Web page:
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Incidence and cost of depression after occupational injury.
J Occup Environ Med 2012 Sep; 54(9):1086-1091
OBJECTIVES: We examined if injured workers were more likely than noninjured workers to be treated for depression after an occupational injury and estimated the cost paid by group medical insurance. METHOD: Nearly 367,900 injured and noninjured workers were drawn from the 2005 Thomson Reuters MarketScan data. Descriptive, logistic, and two-part model regression analyses were used. RESULTS: The odds of injured workers being treated for depression within the study period were 45% higher than those of noninjured workers (95% confidence interval, 1.17-1.78). The unconditional average cost of outpatient depression treatment was 63% higher for injured workers than for noninjured workers. CONCLUSIONS: Injured workers were more likely than noninjured workers to suffer from depression during the study period. Consequently, additional costs are incurred for treating injured workers' depression; these costs were not covered by the workers' compensation system.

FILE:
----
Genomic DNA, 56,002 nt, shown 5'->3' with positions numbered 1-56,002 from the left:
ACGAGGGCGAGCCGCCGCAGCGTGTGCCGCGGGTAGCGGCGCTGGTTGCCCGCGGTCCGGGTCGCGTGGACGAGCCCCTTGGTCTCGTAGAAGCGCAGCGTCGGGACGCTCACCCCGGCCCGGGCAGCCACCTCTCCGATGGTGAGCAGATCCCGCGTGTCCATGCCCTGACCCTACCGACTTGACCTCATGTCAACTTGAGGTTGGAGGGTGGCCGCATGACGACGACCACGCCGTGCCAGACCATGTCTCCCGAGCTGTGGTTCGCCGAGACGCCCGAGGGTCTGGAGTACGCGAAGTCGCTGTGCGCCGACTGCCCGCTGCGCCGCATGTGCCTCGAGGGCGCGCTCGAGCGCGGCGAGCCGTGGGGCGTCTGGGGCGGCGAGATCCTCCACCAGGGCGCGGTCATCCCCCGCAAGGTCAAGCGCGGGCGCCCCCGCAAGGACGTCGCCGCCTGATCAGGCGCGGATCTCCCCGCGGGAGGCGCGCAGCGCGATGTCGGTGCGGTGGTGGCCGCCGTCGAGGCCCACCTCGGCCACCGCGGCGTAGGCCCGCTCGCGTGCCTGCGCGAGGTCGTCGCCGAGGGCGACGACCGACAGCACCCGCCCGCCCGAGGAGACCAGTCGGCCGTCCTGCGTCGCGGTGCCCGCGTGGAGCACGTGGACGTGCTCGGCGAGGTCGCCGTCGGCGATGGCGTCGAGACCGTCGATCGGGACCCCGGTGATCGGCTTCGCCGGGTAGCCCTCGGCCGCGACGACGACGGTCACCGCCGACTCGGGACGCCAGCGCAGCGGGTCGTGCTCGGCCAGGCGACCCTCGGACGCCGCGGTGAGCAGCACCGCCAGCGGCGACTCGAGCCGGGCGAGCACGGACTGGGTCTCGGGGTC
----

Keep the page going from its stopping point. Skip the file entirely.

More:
Injuries; Mental-health; Mental-disorders; Psychological-adaptation; Psychological-effects; Mathematical-models; Statistical-analysis; Health-care; Medical-care; Outpatient-facilities; Humans; Psychological-disorders; Surveillance-programs
Abay Asfaw, Office of the Director, Centers for Disease Control and Prevention, National Institute for Occupational Safety and Health, 395 E Street, SW, Washington, DC 20201
Issue of Publication
Mining: Oil and Gas Extraction
Journal of Occupational and Environmental Medicine
Page last reviewed: March 11, 2019
Content source: National Institute for Occupational Safety and Health Education and Information Division